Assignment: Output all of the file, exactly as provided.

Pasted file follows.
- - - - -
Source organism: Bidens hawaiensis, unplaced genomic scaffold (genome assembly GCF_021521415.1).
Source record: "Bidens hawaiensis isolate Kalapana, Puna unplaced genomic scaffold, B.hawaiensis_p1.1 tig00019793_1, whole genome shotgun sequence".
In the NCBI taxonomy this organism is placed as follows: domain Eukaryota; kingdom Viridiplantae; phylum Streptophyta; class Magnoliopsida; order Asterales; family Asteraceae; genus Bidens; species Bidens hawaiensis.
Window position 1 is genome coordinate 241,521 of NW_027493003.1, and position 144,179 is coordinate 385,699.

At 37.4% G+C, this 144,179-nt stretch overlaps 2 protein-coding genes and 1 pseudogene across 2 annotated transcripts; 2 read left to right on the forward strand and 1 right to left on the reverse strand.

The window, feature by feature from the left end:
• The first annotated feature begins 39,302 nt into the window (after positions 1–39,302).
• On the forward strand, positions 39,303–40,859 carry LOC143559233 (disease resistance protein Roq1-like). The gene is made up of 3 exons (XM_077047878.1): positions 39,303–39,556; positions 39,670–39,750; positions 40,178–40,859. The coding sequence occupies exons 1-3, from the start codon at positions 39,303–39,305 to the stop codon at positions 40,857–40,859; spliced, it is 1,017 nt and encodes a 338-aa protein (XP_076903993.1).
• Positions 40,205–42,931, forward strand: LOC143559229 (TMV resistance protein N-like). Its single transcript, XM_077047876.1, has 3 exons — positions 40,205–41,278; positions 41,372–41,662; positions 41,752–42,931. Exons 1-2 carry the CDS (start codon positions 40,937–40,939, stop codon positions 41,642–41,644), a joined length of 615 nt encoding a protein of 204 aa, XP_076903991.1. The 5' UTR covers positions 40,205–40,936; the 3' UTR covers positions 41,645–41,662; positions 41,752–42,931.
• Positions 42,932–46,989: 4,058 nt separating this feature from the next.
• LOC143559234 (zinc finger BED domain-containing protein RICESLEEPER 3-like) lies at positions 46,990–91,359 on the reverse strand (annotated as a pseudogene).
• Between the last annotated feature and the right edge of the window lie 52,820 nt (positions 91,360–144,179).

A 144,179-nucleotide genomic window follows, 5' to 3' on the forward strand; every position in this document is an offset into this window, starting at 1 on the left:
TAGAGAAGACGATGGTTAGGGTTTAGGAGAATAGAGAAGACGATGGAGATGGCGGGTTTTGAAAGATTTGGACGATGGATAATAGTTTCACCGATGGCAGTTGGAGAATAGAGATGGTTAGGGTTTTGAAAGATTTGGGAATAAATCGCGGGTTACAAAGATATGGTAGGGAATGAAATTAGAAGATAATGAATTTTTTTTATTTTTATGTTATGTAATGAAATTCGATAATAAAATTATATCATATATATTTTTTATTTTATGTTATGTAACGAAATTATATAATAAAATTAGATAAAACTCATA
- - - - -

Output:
Source organism: Bidens hawaiensis, unplaced genomic scaffold (genome assembly GCF_021521415.1).
Source record: "Bidens hawaiensis isolate Kalapana, Puna unplaced genomic scaffold, B.hawaiensis_p1.1 tig00019793_1, whole genome shotgun sequence".
In the NCBI taxonomy this organism is placed as follows: domain Eukaryota; kingdom Viridiplantae; phylum Streptophyta; class Magnoliopsida; order Asterales; family Asteraceae; genus Bidens; species Bidens hawaiensis.
Window position 1 is genome coordinate 241,521 of NW_027493003.1, and position 144,179 is coordinate 385,699.

At 37.4% G+C, this 144,179-nt stretch overlaps 2 protein-coding genes and 1 pseudogene across 2 annotated transcripts; 2 read left to right on the forward strand and 1 right to left on the reverse strand.

The window, feature by feature from the left end:
• The first annotated feature begins 39,302 nt into the window (after positions 1–39,302).
• On the forward strand, positions 39,303–40,859 carry LOC143559233 (disease resistance protein Roq1-like). The gene is made up of 3 exons (XM_077047878.1): positions 39,303–39,556; positions 39,670–39,750; positions 40,178–40,859. The coding sequence occupies exons 1-3, from the start codon at positions 39,303–39,305 to the stop codon at positions 40,857–40,859; spliced, it is 1,017 nt and encodes a 338-aa protein (XP_076903993.1).
• Positions 40,205–42,931, forward strand: LOC143559229 (TMV resistance protein N-like). Its single transcript, XM_077047876.1, has 3 exons — positions 40,205–41,278; positions 41,372–41,662; positions 41,752–42,931. Exons 1-2 carry the CDS (start codon positions 40,937–40,939, stop codon positions 41,642–41,644), a joined length of 615 nt encoding a protein of 204 aa, XP_076903991.1. The 5' UTR covers positions 40,205–40,936; the 3' UTR covers positions 41,645–41,662; positions 41,752–42,931.
• Positions 42,932–46,989: 4,058 nt separating this feature from the next.
• LOC143559234 (zinc finger BED domain-containing protein RICESLEEPER 3-like) lies at positions 46,990–91,359 on the reverse strand (annotated as a pseudogene).
• Between the last annotated feature and the right edge of the window lie 52,820 nt (positions 91,360–144,179).

A 144,179-nucleotide genomic window follows, 5' to 3' on the forward strand; every position in this document is an offset into this window, starting at 1 on the left:
TAGAGAAGACGATGGTTAGGGTTTAGGAGAATAGAGAAGACGATGGAGATGGCGGGTTTTGAAAGATTTGGACGATGGATAATAGTTTCACCGATGGCAGTTGGAGAATAGAGATGGTTAGGGTTTTGAAAGATTTGGGAATAAATCGCGGGTTACAAAGATATGGTAGGGAATGAAATTAGAAGATAATGAATTTTTTTTATTTTTATGTTATGTAATGAAATTCGATAATAAAATTATATCATATATATTTTTTATTTTATGTTATGTAACGAAATTATATAATAAAATTAGATAAAACTCATA